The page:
Lucky couldn’t help it, he goggled at Grace. “No, she doesn’t. If anything, she thinks you’re too good for him. Which, I happen to agree with her on that one.”
“You may be biased.” Reminding them both of the simmering attraction between them.
“So what if I am?” he shot back. “This may sound crazy, but you are the kind of girl a guy should…well he should.” Stumbling over his words, he searched for the right one.
“The kind of girl?” she prompted.
“I don’t know what the word is I’m looking for here. I’m still a little drunk. But he… I mean, if it were me… What I’m trying to say is any guy would be… He would be…”
“Lucky?” she offered.
“What?” he asked.
“No,” she said laughing. “The word you were looking for. Lucky.”
His eyebrows shot up as recognition dawned. “Yeah, lucky. That’s it. Any guy would be lucky to have you. If he isn’t acting like that, he isn’t good enough for you.”
Letting that soak in for a moment, the words a balm to her battered emotions, “Your right.”
Surprise raced his across his face as he asked, “I am? Which part?”
“All of it, I guess.”
“So does that mean you’ll go out with me now?” No way was he letting this opportunity go.
Smiling, grateful to have something to smile about, she replied, “Tell you what. Get your mess cleaned up, and if you don’t end up doing three to five for assault, ask me again.”
“Okay.” He could feel the smile trying to break through. “Okay,” he said again.
“Where do we start? To get this mess cleaned up, I mean?”
“I need to talk to Owen first,” Lucky said as Truman’s car screeched to a halt on Grace’s side, startling both of Frenchy’s passengers.
Noting Harper, not Truman behind the wheel with Owen riding shot gun, she said, “Here’s your chance.”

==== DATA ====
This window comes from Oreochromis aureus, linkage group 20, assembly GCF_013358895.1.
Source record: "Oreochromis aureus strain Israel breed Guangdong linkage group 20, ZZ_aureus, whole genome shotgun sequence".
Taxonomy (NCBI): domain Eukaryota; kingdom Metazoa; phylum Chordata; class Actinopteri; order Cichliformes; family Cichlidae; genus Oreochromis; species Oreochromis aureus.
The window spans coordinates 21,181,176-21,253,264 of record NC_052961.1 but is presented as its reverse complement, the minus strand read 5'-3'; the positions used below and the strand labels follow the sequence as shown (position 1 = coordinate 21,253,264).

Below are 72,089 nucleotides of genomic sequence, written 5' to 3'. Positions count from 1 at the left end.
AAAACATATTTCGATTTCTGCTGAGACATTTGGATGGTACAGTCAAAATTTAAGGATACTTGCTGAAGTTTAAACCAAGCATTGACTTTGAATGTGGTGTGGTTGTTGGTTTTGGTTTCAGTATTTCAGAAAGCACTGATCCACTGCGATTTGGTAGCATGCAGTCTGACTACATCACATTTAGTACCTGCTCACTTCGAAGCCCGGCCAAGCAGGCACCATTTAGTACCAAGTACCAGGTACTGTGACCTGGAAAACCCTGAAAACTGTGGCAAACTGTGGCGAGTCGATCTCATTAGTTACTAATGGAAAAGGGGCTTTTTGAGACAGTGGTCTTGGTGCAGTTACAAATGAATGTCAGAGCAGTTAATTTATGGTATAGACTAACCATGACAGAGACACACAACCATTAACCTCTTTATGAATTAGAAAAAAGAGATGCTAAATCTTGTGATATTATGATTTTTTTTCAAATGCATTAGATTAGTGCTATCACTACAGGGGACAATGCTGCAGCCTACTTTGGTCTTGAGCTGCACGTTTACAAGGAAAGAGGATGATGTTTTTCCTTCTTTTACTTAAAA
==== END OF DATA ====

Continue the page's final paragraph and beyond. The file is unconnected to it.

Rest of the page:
“Thanks Grace,” he grabbed the door handle and pushed.
“Anytime,” pushing open her car door she came face to face with Owen.
Before Grace could say anything, Owen rushed, “I swear to God, he will clean your car-front to back- and get all of it out.”
Confused, Grace looked at Lucky. When the light bulb when off, she laughed. “No, it’s okay, Owen. He didn’t get sick in my car, he was being funny. He actually made it to the bushes. Although, boy could use a tic-tac right about now.”
Harper rushed around the front of the car, “Are you okay?”
“I’m good. What about you?”
“Never mind about me. What happened? Lucky said you were crying. You never cry. Tell me.” Harper, at her best was a force to be reckoned with, and it seemed Grace always brought out her best.
“Harps, take Lucky home. He needs to talk to O. By the way, if you have Truman’s car, what is he driving?”
Distracted, “Shit. I'm on my way to pick him up. Are you sure you’re okay?” She was already moving back toward the driver’s side as she asked the question.
“I’m good. Promise.”
Lucky and Owen were speaking in hushed tones when Grace called out, “Lucky.”
When their eyes locked, Grace smiled and said, “If you start to feel sick again, feel free puke it up in Truman’s car. Okay?”
Her answer was a slow wink and a smile.